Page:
High concentrations of HNP-1 aggravate DSS-induced colitis, including upregulated expression of such macrophage-derived cytokines as IL-1β. These results indicate that high concentrations of HNP-1–3 in patients with UC may exacerbate disease activity via increased cytokine production. (Inflamm Bowel Dis 2011;)
Inflammatory bowel disease (IBD) primarily manifests as one of two forms: ulcerative colitis (UC) or Crohn's disease (CD). Although the etiology of IBD is not clear, the mucosal immune system plays a central role in intestinal inflammation and injury and cytokines are critical modulators of inflammation. Of note, tumor necrosis factor (TNF)-α and interleukin (IL)-1β are thought to be key cytokines in IBD.1, 2
IBD is associated with the infiltration of a large number of leukocytes into the bowel mucosa and removing circulating leukocytes—including monocytes, granulocytes, and lymphocytes—is thought to be a promising approach for the treatment of IBD, particularly for UC in Japan.3, 4 The molecular mechanisms underlying the benefits of leukocyte aphaeresis have not been fully elucidated, however.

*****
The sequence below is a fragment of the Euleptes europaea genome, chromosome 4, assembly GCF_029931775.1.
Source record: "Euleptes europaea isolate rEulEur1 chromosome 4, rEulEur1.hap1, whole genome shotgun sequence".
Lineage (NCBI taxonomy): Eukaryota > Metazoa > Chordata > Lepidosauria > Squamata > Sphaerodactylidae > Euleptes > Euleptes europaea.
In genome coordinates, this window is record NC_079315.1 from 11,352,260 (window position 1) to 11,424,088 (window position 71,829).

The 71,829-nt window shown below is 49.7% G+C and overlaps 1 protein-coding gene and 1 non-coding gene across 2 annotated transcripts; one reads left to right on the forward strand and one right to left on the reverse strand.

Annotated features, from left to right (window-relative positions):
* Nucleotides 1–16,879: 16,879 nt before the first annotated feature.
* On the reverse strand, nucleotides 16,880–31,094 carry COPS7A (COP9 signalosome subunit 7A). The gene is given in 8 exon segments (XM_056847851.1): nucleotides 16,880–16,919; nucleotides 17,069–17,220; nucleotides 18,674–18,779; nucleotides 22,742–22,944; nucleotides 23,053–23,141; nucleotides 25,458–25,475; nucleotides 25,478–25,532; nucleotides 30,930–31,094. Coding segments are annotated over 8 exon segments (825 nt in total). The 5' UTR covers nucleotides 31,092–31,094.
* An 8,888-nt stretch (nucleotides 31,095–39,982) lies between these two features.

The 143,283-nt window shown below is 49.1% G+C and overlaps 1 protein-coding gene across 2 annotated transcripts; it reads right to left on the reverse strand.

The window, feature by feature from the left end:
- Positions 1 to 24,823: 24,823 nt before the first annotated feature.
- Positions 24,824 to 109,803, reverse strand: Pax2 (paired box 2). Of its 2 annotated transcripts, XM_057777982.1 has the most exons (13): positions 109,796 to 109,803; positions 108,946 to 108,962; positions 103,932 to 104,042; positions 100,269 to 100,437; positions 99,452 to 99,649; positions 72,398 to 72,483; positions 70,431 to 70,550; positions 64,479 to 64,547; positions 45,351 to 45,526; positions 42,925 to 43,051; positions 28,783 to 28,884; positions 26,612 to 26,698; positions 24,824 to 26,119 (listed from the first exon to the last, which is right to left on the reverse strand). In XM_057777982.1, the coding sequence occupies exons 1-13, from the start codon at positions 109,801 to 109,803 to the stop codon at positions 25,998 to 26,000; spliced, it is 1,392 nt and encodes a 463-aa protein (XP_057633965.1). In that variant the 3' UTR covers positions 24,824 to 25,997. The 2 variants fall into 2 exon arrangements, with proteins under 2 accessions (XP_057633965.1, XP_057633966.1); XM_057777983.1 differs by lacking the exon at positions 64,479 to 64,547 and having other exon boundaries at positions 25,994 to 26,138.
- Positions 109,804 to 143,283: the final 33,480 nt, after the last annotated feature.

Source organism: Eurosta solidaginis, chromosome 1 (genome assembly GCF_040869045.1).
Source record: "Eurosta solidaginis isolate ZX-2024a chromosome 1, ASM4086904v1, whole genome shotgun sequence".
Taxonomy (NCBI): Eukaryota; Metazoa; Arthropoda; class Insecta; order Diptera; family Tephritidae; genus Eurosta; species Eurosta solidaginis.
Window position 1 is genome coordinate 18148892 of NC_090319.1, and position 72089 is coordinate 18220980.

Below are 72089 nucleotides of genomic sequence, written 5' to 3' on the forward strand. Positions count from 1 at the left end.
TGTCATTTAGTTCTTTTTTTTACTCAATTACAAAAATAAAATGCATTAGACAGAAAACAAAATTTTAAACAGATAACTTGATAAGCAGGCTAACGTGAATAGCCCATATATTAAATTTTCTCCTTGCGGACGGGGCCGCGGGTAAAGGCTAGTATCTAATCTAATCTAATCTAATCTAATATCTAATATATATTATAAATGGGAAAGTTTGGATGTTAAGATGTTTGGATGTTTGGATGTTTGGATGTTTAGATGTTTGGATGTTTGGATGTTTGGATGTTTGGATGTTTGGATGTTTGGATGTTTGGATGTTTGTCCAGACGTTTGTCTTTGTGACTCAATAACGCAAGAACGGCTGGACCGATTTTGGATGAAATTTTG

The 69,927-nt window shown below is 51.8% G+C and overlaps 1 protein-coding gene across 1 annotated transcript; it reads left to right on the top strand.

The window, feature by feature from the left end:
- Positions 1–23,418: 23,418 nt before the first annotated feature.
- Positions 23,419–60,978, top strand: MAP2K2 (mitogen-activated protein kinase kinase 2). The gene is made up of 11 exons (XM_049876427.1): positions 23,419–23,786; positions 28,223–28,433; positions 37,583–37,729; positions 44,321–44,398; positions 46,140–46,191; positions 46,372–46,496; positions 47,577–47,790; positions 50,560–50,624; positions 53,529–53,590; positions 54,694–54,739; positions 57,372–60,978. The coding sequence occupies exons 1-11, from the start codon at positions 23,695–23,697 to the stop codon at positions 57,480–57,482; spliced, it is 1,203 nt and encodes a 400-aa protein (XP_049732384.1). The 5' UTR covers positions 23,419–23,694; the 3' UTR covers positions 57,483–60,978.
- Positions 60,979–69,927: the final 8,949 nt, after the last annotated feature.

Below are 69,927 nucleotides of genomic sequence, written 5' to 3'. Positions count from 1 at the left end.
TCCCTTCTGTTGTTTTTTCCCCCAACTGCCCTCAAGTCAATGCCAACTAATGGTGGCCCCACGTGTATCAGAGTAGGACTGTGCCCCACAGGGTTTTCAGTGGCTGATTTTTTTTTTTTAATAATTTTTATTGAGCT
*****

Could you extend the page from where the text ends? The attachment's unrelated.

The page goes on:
Defensins, such as the vertebrate α-defensins, are antimicrobial and cytotoxic peptides.5 α-Defensins include six subfamilies: four human neutrophil peptides (HNP-1 to HNP-4), human defensin (HD)-5, and HD-6.5, 6 HNPs are small cationic peptides that are predominantly expressed in normal bone marrow cells, neutrophils, natural killer cells, and T cells. HNPs are stored in azurophilic granules and are released in response to neutrophil activation.7–9 The amino acid sequences of HNP-1, HNP-2, and HNP-3 are similar structures, with the peptides consisting of 30, 29, and 30 amino acids, respectively. Twenty-nine of the amino acids are identical among the three peptides and we previously reported that neutrophils infiltrating the bowel mucosa in patients with active UC express HNP-1–3.10 In addition, a proteomic approach revealed that HNP-1–3 levels were elevated in sera from patients with UC compared with samples from patients with CD.10 Plasma concentrations of HNP-1–3 were also higher in patients with active UC than in healthy subjects or those with inactive UC, CD, or infectious enterocolitis. Furthermore, plasma concentrations of HNP-1–3 in patients with UC who responded to corticosteroid-based therapy decreased after treatment, whereas no change was observed in nonresponders.10 Interestingly, HNPs are reportedly antimicrobial and regulate IL-8 production and chemotaxis in neutrophils, lymphocytes, and macrophages.11, 12 The relationships between HNP-1–3 and intestinal inflammation or mucosal injury in patients with UC, however, have not been fully investigated. The aim of this study was to determine whether HNP-1 exacerbates disease activity in mice with experimental colitis.